A Lego-like approach to building houses, showcased in Hackney, could be pivotal in helping to rethink how we address the global housing crisis.
To prototype an approach to construction that makes automation and its potential for local communities tangible
Shift pillar: Social justice
UCL, London Borough of Hackney, The Building Centre, New City College, The Good Thing + Gonzalo Herrero, Hackney Wick Underground, L U C I N E, Studio Wayne McGregor, London Borough of Waltham Forest: Future Creatives, Valentina Soana + MArch Architectural Design (RC2) at The Bartlett School of Architecture
Construction and architecture are among the least digitised industries in the world. So, as we strive to address the housing crisis, there is real opportunity to rethink the way we build. A radical approach to automation demands that we reimagine the building blocks of architecture – but without turning our back on local labour, craftsmanship and knowledge held within communities.
One answer, according to a UCL team at The Bartlett School of Architecture, lies in a modular building system, showcased as House Block.
Using Lego-like blocks made from plywood, houses can be constructed easily in different configurations and adapted to suit diverse needs and functions. There are no beams or columns, stairs or floors, just one block that repeats. And because the blocks aren’t fixed, they can be assembled, dismantled, reconfigured and reassembled over and over again.
Harnessing automation, each block is CNC milled (a computerised manufacturing process) from a single sheet of timber. The pieces are then assembled into ‘blocks’ by hand, and post-tensioned together on site. The system is so intuitive, local communities can be quickly trained to build using this modular system, with minimal technical expertise or skills needed.
The prototype has been developed by Automated Architecture (AUAR) Labs, a research laboratory at The Bartlett School of Architecture at UCL. This project, sited on a former playground in Clapton in April and May 2021, was delivered in partnership with London Borough of Hackney with support from Manja Van de Worp, YIP Engineering.
Outcomes and benefits
The project was designed to demonstrate the potential of participatory approaches to housing, using digital modes of production.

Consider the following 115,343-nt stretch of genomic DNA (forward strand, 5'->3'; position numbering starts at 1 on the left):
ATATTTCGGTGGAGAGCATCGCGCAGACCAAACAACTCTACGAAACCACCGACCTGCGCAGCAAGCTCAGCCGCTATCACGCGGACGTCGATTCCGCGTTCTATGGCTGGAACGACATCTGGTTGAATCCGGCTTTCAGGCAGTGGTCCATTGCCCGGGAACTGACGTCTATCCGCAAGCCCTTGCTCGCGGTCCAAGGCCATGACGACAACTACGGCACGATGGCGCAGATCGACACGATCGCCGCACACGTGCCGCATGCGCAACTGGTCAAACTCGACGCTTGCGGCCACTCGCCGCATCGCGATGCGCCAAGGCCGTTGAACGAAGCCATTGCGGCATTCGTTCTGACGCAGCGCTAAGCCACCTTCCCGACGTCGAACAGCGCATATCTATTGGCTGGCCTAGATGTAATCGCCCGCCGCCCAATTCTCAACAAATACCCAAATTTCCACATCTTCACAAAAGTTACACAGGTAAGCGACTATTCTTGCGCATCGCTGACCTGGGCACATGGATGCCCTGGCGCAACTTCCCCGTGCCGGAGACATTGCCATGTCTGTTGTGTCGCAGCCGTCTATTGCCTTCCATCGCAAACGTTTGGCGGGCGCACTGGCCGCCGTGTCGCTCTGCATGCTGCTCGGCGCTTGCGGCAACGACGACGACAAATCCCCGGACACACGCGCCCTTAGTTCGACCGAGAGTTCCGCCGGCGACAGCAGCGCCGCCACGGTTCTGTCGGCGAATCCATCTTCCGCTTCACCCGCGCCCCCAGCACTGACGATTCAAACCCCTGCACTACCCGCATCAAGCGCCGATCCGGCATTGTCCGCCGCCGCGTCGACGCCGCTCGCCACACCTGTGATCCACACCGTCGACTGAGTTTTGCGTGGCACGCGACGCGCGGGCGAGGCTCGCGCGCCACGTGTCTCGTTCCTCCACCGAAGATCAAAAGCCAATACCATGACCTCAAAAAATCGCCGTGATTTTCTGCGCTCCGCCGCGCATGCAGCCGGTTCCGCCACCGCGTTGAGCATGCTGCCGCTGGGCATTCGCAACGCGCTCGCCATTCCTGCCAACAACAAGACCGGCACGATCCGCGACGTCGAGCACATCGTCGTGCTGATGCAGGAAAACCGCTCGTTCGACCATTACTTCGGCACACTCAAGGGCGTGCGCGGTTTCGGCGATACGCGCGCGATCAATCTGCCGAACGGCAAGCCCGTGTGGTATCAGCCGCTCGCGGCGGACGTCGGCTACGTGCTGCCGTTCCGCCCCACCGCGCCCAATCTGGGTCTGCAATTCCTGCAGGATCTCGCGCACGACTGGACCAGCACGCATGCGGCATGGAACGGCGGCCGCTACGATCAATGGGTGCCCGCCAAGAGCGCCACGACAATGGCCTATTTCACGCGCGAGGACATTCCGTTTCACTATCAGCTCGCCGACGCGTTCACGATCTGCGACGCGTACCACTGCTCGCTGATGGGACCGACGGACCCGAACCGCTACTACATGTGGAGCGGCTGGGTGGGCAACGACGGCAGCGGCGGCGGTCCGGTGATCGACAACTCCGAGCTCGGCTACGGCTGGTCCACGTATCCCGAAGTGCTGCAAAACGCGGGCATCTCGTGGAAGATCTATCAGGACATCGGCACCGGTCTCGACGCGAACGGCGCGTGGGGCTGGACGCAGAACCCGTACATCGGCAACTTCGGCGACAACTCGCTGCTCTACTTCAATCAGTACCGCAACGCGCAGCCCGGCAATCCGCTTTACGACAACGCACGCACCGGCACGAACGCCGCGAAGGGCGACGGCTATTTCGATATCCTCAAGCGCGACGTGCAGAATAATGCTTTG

Four week-long takeovers, hosted by the project partners, provided live demos of its potential. Local residents engaged in taster sessions, with paid opportunities that contributed to the local economy and gave people hands-on experience of the modular building system.
The team worked with local further education students and apprentices training in construction and building services. Other sessions introduced primary school children to the potential of automation and modular building practices.
The prototype became an activator for policy conversations around alternative methods of affordable housing delivery and development of small plots across the borough. It also initiated a partnership with ABB Robotics UK. This led to AUAR Ltd (a commercial spinout of AUAR Labs) showcasing the modular building system as one of the ‘green dozen’ at the UK government’s Global Investment Summit 2021.
“Architecture has to change. We need to approach it in a different way to protect the planet and respond to the global housing crisis – and House Block demonstrates a way of doing that; it is a prototype for democratising construction. We can take house building out of the hands of the large-scale developers and put it back into the hands of everyday people. New digital technologies, and housing projects that are delivered locally in microfactories, could help us completely rethink how we live and build together in the future.”
Dr Claire McAndrew, Co-Director AUAR Labs at The Bartlett School of Architecture, UCL
Featured image: Credit James Harris